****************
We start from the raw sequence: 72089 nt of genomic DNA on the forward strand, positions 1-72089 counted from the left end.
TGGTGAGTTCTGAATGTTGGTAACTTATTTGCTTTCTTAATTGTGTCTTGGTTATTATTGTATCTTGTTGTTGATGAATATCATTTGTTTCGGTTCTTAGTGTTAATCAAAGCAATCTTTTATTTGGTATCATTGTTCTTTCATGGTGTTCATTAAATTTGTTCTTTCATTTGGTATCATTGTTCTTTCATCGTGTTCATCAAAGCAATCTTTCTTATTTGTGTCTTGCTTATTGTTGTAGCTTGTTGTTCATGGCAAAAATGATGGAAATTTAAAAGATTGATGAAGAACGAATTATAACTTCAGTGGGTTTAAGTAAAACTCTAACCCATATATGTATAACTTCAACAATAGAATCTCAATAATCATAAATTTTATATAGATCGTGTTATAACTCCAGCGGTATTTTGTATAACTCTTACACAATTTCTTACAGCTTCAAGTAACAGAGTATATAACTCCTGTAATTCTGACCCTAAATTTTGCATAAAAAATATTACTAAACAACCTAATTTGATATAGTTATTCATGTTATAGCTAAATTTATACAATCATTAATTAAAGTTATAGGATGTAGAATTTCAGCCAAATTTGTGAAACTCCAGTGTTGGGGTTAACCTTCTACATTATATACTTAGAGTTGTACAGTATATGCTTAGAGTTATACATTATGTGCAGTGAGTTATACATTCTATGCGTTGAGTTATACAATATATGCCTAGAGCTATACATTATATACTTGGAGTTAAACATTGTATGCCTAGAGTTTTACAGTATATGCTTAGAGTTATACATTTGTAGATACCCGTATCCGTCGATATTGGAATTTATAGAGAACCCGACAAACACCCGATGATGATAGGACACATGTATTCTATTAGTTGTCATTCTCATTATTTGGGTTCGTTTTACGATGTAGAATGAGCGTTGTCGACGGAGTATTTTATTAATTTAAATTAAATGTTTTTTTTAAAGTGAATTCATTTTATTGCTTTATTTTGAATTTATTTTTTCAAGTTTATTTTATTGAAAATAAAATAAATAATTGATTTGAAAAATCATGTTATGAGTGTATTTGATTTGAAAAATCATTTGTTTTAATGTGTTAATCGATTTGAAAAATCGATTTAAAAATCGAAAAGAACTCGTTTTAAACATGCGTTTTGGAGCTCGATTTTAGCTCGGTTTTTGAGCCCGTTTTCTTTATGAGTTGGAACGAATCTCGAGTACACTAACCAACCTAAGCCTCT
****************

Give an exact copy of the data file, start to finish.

We start from the raw sequence: 72089 nt of genomic DNA on the forward strand, positions 1-72089 counted from the left end.
TGGTGAGTTCTGAATGTTGGTAACTTATTTGCTTTCTTAATTGTGTCTTGGTTATTATTGTATCTTGTTGTTGATGAATATCATTTGTTTCGGTTCTTAGTGTTAATCAAAGCAATCTTTTATTTGGTATCATTGTTCTTTCATGGTGTTCATTAAATTTGTTCTTTCATTTGGTATCATTGTTCTTTCATCGTGTTCATCAAAGCAATCTTTCTTATTTGTGTCTTGCTTATTGTTGTAGCTTGTTGTTCATGGCAAAAATGATGGAAATTTAAAAGATTGATGAAGAACGAATTATAACTTCAGTGGGTTTAAGTAAAACTCTAACCCATATATGTATAACTTCAACAATAGAATCTCAATAATCATAAATTTTATATAGATCGTGTTATAACTCCAGCGGTATTTTGTATAACTCTTACACAATTTCTTACAGCTTCAAGTAACAGAGTATATAACTCCTGTAATTCTGACCCTAAATTTTGCATAAAAAATATTACTAAACAACCTAATTTGATATAGTTATTCATGTTATAGCTAAATTTATACAATCATTAATTAAAGTTATAGGATGTAGAATTTCAGCCAAATTTGTGAAACTCCAGTGTTGGGGTTAACCTTCTACATTATATACTTAGAGTTGTACAGTATATGCTTAGAGTTATACATTATGTGCAGTGAGTTATACATTCTATGCGTTGAGTTATACAATATATGCCTAGAGCTATACATTATATACTTGGAGTTAAACATTGTATGCCTAGAGTTTTACAGTATATGCTTAGAGTTATACATTTGTAGATACCCGTATCCGTCGATATTGGAATTTATAGAGAACCCGACAAACACCCGATGATGATAGGACACATGTATTCTATTAGTTGTCATTCTCATTATTTGGGTTCGTTTTACGATGTAGAATGAGCGTTGTCGACGGAGTATTTTATTAATTTAAATTAAATGTTTTTTTTAAAGTGAATTCATTTTATTGCTTTATTTTGAATTTATTTTTTCAAGTTTATTTTATTGAAAATAAAATAAATAATTGATTTGAAAAATCATGTTATGAGTGTATTTGATTTGAAAAATCATTTGTTTTAATGTGTTAATCGATTTGAAAAATCGATTTAAAAATCGAAAAGAACTCGTTTTAAACATGCGTTTTGGAGCTCGATTTTAGCTCGGTTTTTGAGCCCGTTTTCTTTATGAGTTGGAACGAATCTCGAGTACACTAACCAACCTAAGCCTCT